We have all seen the television commercials where people are eating yogurt and congratulating each other on their weight loss. Naturally, we assume that these ads are only there to sell yogurt, and there’s certainly that element of this advertisement being undertaken. There’s many studies which have shown that it’s not necessarily the yogurt itself, but rather the vitamin D and calcium we find in it which can lend itself to tremendous bodily benefits. There has been a number of studies in the last few years that have shown these two minerals to be critical in sustained weight loss.
Calcium – More Than Just Stronger Bones
A recent 2010 study had researchers analyzing roughly 125 participants who were taking calcium and vitamin D regularly, and including participants who did not take either. This Dietary Intervention Randomized Controlled Trial tracked these patients over the course of roughly 6 months which identified significant benefits to those taking vitamin D daily in the weight loss department.
In yet another recent study it was found that regular calcium and Vitamin D consumption contributed not only to a reduction in fat, but also was highly selective for abdominal fat. This is certainly good, since this form of fat is directly linked to diabetes, many forms of cancer and heart disease.
The participants in this study found after 16 weeks that they had significant reduction in abdominal fat in the groups that were taking fortified orange juice, one primarily fortified with both Calcium and Vitamin D. The authors noted that these two trials, once combined, resulted in “highly significant” certainty in the results between the two groups.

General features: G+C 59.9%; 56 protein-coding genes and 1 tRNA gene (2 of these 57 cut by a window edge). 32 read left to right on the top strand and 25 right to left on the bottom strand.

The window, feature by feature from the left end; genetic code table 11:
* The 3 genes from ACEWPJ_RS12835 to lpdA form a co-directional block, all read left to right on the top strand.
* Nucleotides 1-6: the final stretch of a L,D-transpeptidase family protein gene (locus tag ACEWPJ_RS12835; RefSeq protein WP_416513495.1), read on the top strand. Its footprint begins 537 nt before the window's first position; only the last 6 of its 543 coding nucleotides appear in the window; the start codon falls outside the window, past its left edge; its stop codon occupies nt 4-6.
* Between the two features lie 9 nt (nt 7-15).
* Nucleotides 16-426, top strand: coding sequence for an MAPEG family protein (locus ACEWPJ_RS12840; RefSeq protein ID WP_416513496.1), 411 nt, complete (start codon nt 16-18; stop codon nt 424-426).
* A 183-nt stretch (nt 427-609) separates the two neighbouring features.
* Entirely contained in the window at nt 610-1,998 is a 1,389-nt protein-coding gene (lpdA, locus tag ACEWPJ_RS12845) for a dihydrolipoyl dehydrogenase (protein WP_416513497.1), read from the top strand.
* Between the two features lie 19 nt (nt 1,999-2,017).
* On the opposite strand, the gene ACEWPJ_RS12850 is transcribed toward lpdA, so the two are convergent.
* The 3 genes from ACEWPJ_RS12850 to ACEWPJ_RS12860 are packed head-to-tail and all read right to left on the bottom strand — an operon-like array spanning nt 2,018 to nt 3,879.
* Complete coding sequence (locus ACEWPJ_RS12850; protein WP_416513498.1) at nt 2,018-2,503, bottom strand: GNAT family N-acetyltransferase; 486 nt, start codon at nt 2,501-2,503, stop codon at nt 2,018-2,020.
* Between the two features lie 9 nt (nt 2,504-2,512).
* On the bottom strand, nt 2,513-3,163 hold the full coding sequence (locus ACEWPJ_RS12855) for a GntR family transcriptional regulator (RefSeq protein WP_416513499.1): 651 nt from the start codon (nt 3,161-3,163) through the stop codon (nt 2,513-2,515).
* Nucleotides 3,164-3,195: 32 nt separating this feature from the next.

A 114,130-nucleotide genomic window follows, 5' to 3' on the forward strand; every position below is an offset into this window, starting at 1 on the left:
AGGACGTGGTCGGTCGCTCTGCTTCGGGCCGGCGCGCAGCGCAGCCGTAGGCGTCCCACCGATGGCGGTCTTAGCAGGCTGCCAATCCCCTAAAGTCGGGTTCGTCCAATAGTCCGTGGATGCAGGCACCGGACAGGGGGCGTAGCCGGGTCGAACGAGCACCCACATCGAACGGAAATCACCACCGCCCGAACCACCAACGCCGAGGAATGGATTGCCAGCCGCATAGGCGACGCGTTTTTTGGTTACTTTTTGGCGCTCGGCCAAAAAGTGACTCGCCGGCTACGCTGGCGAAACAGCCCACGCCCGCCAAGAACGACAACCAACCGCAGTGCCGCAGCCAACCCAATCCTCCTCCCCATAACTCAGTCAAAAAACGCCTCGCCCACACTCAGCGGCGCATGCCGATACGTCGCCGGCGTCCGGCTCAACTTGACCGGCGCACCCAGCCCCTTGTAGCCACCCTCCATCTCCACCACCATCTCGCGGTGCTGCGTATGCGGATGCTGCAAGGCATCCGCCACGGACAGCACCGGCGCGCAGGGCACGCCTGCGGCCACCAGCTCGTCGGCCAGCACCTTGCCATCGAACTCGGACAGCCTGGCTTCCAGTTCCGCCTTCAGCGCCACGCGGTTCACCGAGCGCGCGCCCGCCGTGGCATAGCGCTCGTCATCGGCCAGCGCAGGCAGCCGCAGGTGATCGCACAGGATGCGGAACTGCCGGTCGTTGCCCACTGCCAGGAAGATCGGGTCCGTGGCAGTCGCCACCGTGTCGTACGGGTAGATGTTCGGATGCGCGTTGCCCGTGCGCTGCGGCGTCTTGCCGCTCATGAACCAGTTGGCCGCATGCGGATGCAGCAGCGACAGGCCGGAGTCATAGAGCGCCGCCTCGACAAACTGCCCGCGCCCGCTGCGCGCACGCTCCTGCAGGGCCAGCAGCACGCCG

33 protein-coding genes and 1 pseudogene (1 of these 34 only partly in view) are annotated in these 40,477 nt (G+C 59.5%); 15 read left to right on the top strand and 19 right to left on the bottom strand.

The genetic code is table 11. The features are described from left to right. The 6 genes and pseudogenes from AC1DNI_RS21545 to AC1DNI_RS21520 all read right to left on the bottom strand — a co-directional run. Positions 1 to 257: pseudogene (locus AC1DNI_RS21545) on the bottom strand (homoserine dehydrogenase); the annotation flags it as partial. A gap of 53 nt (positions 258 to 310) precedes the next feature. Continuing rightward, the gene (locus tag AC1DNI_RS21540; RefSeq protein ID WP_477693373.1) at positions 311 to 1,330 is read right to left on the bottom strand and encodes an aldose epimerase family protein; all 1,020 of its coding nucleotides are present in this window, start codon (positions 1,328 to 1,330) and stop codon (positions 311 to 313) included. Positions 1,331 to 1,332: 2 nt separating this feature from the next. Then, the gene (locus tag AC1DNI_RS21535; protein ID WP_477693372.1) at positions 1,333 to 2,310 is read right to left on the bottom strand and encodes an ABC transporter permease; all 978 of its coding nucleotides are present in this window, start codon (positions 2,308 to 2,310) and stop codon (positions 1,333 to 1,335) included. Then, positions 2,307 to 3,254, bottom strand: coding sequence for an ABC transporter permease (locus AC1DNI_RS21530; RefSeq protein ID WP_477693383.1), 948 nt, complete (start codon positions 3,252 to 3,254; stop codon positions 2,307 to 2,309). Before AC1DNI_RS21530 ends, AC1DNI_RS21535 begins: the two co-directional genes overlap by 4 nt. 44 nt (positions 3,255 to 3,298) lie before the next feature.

Certainly there’s many ways to get these two minerals in our diet, including natural sources such as milk and many fruits. However, fortification of many juices as well as yogurts are some of the most bioavailable choices possible. In addition to this, the regular intake of calcium and Vitamin D has been shown to increase fat oxidation, which is essential for breaking up any stored fat in our bodies and help that fat be used for energy rather than continue to be stored.
How Increasing your Calcium and Vitamin D Can Decrease Your Waist
Starting out on the HCG diet it’s fairly difficult to acquire calcium and Vitamin D at high levels as you cannot have milk or dairy products while in phase two. However, supplements and many fortified products can be used instead. These two minerals are often added to a lot of foods, and these can generally be eaten on the diet. Of course, vitamin D is found in many fruits, which are nearly all permitted on the HCG diet protocol. In phase three, including yogurt in your food choices, as well as various low-fat or no fat cheeses are great as well. Two servings will typically get you to the ideal level for these two minerals.
In addition to orange juice, which isn’t allowed on the HCG diet in phase two, many other non-dairy milks are allowed. Hemp, soy and almond milks typically are fairly high in fat, but they all have fortified options. There are choices out there that are not particularly high in calories which can be added to your diet in moderation to added these essential vitamins into your diet. There are many vegetables which also have these minerals naturally as well. Collard greens, bok choy, kale, turnip greens and broccoli all are high in calcium and vitamin D. Adding these vegetables to your phase two protocol plan can definitely improve results.
There are also readily available over the counter supplements at most grocery stores and pharmacies as well. These are direct channels for you to capitalize on these benefits without needing to control your vitamin intake directly through vegetables an food. Generally, the recommended dosage for calcium is 1000 mg per day, for men 18-70 years of age and 1200 mg for those over 70. Similarly for women ages 18-50, 1000 mg per day is recommended and 1200 mg for those 51 and older.
There’s also vitamin D supplements which are regularly available. The recommended dosage is 600 IUs per day for those under 70 years of age, and 800 IUs for those over 70 years of age. The maximum recommended by the National Academy of Sciences is 2000 IUs per day.